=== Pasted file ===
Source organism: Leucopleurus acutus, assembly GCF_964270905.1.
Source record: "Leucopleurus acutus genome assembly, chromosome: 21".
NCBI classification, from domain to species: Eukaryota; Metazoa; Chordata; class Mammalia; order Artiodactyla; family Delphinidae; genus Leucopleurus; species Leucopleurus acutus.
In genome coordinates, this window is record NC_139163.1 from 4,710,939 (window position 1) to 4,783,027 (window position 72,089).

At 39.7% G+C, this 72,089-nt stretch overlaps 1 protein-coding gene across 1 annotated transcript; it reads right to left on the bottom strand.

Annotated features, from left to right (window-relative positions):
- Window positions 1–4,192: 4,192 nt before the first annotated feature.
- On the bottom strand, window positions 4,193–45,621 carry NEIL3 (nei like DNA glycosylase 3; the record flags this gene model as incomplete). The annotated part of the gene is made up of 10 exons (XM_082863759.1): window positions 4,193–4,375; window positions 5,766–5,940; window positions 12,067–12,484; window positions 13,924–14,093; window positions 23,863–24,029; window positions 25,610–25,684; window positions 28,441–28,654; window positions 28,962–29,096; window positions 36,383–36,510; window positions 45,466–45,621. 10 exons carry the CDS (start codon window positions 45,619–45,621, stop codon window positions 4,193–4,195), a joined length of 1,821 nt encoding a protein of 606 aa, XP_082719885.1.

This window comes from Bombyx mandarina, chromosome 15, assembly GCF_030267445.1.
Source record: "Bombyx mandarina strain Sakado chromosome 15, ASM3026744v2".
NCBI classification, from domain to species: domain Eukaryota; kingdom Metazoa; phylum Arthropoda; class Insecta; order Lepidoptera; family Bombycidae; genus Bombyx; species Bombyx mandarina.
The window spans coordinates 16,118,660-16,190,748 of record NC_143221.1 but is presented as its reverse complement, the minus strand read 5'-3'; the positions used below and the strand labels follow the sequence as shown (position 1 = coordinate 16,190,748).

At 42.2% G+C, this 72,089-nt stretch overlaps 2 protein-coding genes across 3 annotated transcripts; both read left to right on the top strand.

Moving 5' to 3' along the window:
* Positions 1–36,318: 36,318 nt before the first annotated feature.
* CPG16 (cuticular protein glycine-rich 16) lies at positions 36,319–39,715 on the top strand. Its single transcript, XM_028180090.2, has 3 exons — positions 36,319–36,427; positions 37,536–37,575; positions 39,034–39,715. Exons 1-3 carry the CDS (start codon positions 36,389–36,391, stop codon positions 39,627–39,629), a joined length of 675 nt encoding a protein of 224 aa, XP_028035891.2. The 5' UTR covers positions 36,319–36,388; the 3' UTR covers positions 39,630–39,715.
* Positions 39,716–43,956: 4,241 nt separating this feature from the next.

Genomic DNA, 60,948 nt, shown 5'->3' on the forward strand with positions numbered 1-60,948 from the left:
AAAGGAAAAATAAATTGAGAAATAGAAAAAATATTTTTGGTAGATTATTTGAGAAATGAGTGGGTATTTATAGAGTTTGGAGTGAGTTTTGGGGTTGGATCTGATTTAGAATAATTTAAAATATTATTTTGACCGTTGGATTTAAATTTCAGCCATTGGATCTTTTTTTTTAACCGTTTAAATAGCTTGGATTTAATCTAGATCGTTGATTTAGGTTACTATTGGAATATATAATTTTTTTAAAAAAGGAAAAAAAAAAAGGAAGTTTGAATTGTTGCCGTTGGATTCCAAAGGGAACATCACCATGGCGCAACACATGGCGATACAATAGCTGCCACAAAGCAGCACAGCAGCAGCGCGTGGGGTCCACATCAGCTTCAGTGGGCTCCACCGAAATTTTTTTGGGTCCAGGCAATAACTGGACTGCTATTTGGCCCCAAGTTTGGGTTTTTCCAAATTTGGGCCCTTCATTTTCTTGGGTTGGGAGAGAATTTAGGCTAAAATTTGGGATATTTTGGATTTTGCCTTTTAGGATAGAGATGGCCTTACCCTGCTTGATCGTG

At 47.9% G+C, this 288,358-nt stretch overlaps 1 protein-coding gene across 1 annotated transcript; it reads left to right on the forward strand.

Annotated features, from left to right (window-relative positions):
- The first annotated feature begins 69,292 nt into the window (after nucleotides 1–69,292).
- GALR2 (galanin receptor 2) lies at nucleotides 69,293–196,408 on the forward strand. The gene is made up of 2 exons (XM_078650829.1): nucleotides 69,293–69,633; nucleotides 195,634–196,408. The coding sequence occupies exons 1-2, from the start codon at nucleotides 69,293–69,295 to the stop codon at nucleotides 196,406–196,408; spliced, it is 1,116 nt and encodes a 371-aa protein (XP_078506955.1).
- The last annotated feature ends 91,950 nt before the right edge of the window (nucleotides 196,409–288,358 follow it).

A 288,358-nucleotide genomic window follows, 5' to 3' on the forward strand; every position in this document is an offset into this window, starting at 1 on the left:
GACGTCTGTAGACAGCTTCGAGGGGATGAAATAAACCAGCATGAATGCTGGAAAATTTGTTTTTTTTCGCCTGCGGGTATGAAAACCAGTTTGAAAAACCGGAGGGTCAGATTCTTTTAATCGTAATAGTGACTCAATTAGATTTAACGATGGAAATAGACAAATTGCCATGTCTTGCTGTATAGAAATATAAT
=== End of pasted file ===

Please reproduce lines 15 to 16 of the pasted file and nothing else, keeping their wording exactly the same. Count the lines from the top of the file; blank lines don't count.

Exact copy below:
* Positions 1–36,318: 36,318 nt before the first annotated feature.
* CPG16 (cuticular protein glycine-rich 16) lies at positions 36,319–39,715 on the top strand. Its single transcript, XM_028180090.2, has 3 exons — positions 36,319–36,427; positions 37,536–37,575; positions 39,034–39,715. Exons 1-3 carry the CDS (start codon positions 36,389–36,391, stop codon positions 39,627–39,629), a joined length of 675 nt encoding a protein of 224 aa, XP_028035891.2. The 5' UTR covers positions 36,319–36,388; the 3' UTR covers positions 39,630–39,715.